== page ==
After the last shot: Editing tools that maximize impact

October 14, 2013

There are countless apps and programs today to spiff up your photos and get those eyeballs lingering longer over your pictures, pondering the scene. Movie producers use special effects to wow the crowd, so why shouldn’t you, too? But, we’re not just talking about applying fancy, fun filters like Instagram. We’re talking editing.

Both PC and Mac users have tons of options at their fingertips from simple cropping to full-on mosaics, stretches, panoramic wraps—the works. For the basics, Windows Live Photo Editor (PC) or iPhoto (Mac) will do the trick. If you want a little more control, try Lightroom or Photoshop (or Photoshop Express Editor and Photoshop Touch for tablets), two of the more popular software programs for photo editing. PicMonkey is a favorite among staff at Resource Media who live without Photoshop. FotoFlexer is hot on their heels and, even better, it’s free and online, as are PhotoFiltre and Photoscape. You can crop, resize, add text overlay, plop your logo on the picture, whatever you want.

uncroppedThe simplest editing method is cropping. What do we want in? What should we leave out? Find that decisive moment and fill the frame—no distractions. Professional sports photos are great examples to look at. Sports photographers are tasked with capturing a decisive moment in a game and the end result that makes it in print is more often than not cropped to perfection. is a free web app to auto-crop your images.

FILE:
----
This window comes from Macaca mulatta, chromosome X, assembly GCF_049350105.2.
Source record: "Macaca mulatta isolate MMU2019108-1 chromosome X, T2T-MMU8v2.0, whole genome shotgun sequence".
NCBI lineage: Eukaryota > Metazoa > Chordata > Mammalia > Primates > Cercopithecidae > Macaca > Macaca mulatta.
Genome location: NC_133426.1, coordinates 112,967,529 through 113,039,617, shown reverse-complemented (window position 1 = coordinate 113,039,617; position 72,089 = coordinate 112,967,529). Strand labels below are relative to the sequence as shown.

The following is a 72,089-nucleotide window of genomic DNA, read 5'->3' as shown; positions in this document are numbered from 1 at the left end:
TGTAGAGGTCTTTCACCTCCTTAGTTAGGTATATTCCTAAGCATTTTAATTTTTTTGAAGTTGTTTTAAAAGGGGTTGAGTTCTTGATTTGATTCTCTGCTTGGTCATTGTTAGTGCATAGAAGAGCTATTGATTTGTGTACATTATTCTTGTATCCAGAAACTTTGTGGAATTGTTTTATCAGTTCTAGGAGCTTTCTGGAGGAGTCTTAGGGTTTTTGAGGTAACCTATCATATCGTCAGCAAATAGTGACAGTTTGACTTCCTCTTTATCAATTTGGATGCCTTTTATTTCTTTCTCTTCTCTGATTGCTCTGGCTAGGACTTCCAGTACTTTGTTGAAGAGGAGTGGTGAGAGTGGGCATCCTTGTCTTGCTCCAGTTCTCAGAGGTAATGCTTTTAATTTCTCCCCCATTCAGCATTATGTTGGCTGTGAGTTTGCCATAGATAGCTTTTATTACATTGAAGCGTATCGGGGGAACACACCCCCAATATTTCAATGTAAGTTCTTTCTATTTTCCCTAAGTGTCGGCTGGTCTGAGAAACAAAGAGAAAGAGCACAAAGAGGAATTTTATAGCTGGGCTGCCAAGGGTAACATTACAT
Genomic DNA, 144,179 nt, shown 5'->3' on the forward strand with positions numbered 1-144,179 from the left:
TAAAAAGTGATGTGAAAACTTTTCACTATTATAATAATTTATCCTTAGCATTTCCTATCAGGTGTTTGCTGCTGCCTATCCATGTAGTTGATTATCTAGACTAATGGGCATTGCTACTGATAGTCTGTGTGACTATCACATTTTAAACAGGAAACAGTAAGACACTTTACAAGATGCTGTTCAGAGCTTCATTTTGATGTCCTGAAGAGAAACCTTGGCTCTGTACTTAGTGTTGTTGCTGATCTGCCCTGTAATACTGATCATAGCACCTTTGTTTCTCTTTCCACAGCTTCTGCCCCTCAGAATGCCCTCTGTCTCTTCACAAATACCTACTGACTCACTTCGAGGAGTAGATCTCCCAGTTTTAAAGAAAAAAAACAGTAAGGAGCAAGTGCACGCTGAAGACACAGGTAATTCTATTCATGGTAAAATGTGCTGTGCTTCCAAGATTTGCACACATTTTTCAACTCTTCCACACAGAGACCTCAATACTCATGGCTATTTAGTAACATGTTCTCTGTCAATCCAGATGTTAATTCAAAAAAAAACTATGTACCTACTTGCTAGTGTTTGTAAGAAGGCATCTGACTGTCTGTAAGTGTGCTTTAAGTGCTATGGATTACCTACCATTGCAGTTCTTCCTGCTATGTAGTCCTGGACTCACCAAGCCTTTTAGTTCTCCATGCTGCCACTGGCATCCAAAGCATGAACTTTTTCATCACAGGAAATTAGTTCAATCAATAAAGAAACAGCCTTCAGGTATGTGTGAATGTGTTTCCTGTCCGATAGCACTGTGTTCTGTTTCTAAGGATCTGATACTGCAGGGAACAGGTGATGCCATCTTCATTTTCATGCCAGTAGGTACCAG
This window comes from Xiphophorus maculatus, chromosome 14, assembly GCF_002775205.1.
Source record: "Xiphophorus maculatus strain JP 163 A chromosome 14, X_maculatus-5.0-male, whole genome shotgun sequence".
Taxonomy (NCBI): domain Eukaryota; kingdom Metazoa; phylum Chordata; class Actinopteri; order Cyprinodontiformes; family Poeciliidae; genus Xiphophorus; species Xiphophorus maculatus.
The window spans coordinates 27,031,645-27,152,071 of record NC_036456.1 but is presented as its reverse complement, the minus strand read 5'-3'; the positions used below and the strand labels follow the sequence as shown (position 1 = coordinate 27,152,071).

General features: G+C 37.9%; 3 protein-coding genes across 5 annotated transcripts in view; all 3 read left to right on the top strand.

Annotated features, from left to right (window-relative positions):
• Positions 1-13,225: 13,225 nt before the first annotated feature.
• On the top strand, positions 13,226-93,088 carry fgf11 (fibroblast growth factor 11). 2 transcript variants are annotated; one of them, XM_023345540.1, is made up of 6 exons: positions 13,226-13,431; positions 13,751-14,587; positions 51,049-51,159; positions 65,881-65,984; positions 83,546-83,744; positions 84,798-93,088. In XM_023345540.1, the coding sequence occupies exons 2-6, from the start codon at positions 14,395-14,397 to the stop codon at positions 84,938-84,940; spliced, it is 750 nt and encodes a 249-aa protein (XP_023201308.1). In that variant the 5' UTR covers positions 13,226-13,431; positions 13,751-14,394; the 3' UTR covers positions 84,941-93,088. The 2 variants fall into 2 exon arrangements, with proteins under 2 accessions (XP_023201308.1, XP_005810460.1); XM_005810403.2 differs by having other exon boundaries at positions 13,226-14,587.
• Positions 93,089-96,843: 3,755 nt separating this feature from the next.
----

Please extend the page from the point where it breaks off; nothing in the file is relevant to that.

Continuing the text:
Look at the image to the left. Seems like the perfect shot, right? But distracting elements like the car in the background take the focus off the main subject. Rule of thumb: if the background doesn’t add to the picture, crop it out.




croppedNow take a look at the picture after a simple crop. Hyper-focusing on the subject makes for an arresting image. Her eyes hold your attention a lot longer than her sweater, or the road, or the car, or any other background elements could. Make it easy for your audience: crop your shot to focus on the important stuff, the human connection.

Don’t just settle for what the image looks like right after you took the photo. If you take some extra time, chances are potential supporters will have a harder time looking away.

Have a favorite photo-editing tool? Let us know in the comments below!

Liz Banse and Avery Haller